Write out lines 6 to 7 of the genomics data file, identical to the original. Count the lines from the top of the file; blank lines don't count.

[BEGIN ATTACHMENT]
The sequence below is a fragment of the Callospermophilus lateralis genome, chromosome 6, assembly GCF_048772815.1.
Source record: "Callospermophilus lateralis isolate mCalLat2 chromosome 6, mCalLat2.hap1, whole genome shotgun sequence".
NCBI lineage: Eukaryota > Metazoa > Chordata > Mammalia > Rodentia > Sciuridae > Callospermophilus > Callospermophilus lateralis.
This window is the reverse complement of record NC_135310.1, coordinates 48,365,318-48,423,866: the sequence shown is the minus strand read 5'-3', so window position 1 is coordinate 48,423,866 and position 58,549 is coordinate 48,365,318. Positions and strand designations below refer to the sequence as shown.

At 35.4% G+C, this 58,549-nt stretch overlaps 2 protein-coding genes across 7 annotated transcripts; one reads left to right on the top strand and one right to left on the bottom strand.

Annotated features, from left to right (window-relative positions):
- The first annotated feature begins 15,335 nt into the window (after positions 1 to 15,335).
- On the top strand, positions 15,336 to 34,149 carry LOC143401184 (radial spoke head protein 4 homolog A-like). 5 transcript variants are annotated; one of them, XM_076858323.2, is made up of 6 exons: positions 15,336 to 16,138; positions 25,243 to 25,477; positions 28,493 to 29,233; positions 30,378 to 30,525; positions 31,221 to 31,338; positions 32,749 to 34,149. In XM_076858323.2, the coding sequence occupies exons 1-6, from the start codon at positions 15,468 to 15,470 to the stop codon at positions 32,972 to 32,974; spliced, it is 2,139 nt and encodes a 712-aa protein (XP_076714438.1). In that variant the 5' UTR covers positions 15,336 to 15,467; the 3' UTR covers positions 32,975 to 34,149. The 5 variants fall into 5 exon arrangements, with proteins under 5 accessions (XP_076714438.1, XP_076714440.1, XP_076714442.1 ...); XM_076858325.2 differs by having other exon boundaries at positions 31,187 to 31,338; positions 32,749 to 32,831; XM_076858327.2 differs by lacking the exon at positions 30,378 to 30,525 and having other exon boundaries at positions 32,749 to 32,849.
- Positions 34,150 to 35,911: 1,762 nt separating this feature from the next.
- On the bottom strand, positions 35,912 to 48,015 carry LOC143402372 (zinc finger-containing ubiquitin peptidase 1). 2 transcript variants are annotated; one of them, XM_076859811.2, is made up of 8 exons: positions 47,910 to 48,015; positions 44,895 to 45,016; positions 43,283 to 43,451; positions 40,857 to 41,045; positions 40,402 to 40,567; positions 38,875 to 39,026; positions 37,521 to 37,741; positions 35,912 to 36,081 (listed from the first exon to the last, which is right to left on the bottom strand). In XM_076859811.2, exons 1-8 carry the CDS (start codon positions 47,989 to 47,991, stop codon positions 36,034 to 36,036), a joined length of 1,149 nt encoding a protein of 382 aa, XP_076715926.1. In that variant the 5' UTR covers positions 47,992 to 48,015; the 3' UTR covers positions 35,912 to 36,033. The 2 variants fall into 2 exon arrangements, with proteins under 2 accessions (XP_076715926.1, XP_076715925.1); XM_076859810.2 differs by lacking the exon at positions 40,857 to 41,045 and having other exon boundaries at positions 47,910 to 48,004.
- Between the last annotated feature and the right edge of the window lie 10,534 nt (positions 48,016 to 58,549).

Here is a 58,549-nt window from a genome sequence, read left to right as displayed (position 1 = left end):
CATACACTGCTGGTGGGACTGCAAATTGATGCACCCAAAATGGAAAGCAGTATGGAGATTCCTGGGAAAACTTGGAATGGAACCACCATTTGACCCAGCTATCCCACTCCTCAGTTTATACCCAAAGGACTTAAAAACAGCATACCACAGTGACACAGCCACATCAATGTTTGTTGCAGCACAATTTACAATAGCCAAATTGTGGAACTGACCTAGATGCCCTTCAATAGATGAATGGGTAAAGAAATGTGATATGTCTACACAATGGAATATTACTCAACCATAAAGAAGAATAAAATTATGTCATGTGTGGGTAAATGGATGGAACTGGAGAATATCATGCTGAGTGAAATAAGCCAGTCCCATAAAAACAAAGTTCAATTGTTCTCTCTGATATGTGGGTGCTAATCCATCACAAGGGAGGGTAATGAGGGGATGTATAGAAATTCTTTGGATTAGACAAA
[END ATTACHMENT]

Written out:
Annotated features, from left to right (window-relative positions):
- The first annotated feature begins 15,335 nt into the window (after positions 1 to 15,335).